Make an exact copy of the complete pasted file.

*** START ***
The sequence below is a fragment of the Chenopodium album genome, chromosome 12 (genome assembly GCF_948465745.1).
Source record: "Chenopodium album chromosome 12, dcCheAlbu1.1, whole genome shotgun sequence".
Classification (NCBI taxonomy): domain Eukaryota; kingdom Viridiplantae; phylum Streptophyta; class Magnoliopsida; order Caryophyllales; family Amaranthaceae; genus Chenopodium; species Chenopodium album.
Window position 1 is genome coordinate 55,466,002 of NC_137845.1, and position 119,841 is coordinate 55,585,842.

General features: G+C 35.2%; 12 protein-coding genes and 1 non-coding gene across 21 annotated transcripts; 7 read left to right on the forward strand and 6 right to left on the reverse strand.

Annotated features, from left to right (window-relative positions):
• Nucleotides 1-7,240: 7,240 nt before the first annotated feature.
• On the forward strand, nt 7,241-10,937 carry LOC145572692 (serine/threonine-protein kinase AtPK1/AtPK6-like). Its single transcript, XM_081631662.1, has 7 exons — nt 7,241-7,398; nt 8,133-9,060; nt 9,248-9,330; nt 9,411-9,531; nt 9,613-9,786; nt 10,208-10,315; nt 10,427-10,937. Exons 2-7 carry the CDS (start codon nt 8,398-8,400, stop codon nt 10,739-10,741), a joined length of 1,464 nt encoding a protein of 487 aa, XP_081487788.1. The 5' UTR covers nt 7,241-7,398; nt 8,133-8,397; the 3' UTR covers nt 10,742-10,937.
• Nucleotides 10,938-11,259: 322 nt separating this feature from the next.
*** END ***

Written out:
The sequence below is a fragment of the Chenopodium album genome, chromosome 12 (genome assembly GCF_948465745.1).
Source record: "Chenopodium album chromosome 12, dcCheAlbu1.1, whole genome shotgun sequence".
Classification (NCBI taxonomy): domain Eukaryota; kingdom Viridiplantae; phylum Streptophyta; class Magnoliopsida; order Caryophyllales; family Amaranthaceae; genus Chenopodium; species Chenopodium album.
Window position 1 is genome coordinate 55,466,002 of NC_137845.1, and position 119,841 is coordinate 55,585,842.

General features: G+C 35.2%; 12 protein-coding genes and 1 non-coding gene across 21 annotated transcripts; 7 read left to right on the forward strand and 6 right to left on the reverse strand.

Annotated features, from left to right (window-relative positions):
• Nucleotides 1-7,240: 7,240 nt before the first annotated feature.
• On the forward strand, nt 7,241-10,937 carry LOC145572692 (serine/threonine-protein kinase AtPK1/AtPK6-like). Its single transcript, XM_081631662.1, has 7 exons — nt 7,241-7,398; nt 8,133-9,060; nt 9,248-9,330; nt 9,411-9,531; nt 9,613-9,786; nt 10,208-10,315; nt 10,427-10,937. Exons 2-7 carry the CDS (start codon nt 8,398-8,400, stop codon nt 10,739-10,741), a joined length of 1,464 nt encoding a protein of 487 aa, XP_081487788.1. The 5' UTR covers nt 7,241-7,398; nt 8,133-8,397; the 3' UTR covers nt 10,742-10,937.
• Nucleotides 10,938-11,259: 322 nt separating this feature from the next.